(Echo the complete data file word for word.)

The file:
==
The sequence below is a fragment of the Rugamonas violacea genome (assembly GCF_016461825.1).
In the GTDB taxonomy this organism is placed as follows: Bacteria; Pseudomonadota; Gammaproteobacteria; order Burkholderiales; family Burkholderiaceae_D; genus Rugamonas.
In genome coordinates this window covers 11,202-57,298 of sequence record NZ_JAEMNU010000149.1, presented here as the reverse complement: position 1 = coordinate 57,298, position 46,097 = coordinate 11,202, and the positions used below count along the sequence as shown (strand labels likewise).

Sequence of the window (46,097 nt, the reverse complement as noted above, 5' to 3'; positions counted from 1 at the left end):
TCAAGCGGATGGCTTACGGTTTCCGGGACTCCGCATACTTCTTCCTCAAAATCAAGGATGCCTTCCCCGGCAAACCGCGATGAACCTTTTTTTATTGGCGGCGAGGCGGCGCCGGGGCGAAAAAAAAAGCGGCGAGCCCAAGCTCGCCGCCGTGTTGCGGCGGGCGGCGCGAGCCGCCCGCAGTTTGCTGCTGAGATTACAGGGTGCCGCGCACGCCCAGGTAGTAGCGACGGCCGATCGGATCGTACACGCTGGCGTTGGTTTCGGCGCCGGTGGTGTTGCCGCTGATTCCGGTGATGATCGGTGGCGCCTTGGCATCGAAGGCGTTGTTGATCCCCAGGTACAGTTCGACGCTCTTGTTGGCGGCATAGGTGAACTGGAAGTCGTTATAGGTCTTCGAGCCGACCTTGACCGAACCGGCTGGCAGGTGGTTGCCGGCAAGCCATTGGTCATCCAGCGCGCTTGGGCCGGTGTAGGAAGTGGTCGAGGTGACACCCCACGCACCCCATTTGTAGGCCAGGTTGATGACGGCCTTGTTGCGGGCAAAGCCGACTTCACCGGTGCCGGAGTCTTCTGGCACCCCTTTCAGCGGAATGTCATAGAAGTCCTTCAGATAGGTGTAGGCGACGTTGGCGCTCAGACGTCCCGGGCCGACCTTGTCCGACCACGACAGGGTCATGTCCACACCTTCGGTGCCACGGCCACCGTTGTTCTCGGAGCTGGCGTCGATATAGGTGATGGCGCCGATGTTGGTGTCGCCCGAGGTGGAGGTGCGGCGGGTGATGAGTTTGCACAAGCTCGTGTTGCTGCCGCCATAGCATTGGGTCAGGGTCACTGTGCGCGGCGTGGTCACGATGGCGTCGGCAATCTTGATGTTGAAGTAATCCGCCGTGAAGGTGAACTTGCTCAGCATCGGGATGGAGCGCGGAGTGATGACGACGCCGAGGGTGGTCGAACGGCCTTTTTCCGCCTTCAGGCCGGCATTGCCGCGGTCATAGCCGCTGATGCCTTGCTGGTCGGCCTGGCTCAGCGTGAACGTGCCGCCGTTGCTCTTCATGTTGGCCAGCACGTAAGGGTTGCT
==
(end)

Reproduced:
The sequence below is a fragment of the Rugamonas violacea genome (assembly GCF_016461825.1).
In the GTDB taxonomy this organism is placed as follows: Bacteria; Pseudomonadota; Gammaproteobacteria; order Burkholderiales; family Burkholderiaceae_D; genus Rugamonas.
In genome coordinates this window covers 11,202-57,298 of sequence record NZ_JAEMNU010000149.1, presented here as the reverse complement: position 1 = coordinate 57,298, position 46,097 = coordinate 11,202, and the positions used below count along the sequence as shown (strand labels likewise).

Sequence of the window (46,097 nt, the reverse complement as noted above, 5' to 3'; positions counted from 1 at the left end):
TCAAGCGGATGGCTTACGGTTTCCGGGACTCCGCATACTTCTTCCTCAAAATCAAGGATGCCTTCCCCGGCAAACCGCGATGAACCTTTTTTTATTGGCGGCGAGGCGGCGCCGGGGCGAAAAAAAAAGCGGCGAGCCCAAGCTCGCCGCCGTGTTGCGGCGGGCGGCGCGAGCCGCCCGCAGTTTGCTGCTGAGATTACAGGGTGCCGCGCACGCCCAGGTAGTAGCGACGGCCGATCGGATCGTACACGCTGGCGTTGGTTTCGGCGCCGGTGGTGTTGCCGCTGATTCCGGTGATGATCGGTGGCGCCTTGGCATCGAAGGCGTTGTTGATCCCCAGGTACAGTTCGACGCTCTTGTTGGCGGCATAGGTGAACTGGAAGTCGTTATAGGTCTTCGAGCCGACCTTGACCGAACCGGCTGGCAGGTGGTTGCCGGCAAGCCATTGGTCATCCAGCGCGCTTGGGCCGGTGTAGGAAGTGGTCGAGGTGACACCCCACGCACCCCATTTGTAGGCCAGGTTGATGACGGCCTTGTTGCGGGCAAAGCCGACTTCACCGGTGCCGGAGTCTTCTGGCACCCCTTTCAGCGGAATGTCATAGAAGTCCTTCAGATAGGTGTAGGCGACGTTGGCGCTCAGACGTCCCGGGCCGACCTTGTCCGACCACGACAGGGTCATGTCCACACCTTCGGTGCCACGGCCACCGTTGTTCTCGGAGCTGGCGTCGATATAGGTGATGGCGCCGATGTTGGTGTCGCCCGAGGTGGAGGTGCGGCGGGTGATGAGTTTGCACAAGCTCGTGTTGCTGCCGCCATAGCATTGGGTCAGGGTCACTGTGCGCGGCGTGGTCACGATGGCGTCGGCAATCTTGATGTTGAAGTAATCCGCCGTGAAGGTGAACTTGCTCAGCATCGGGATGGAGCGCGGAGTGATGACGACGCCGAGGGTGGTCGAACGGCCTTTTTCCGCCTTCAGGCCGGCATTGCCGCGGTCATAGCCGCTGATGCCTTGCTGGTCGGCCTGGCTCAGCGTGAACGTGCCGCCGTTGCTCTTCATGTTGGCCAGCACGTAAGGGTTGCT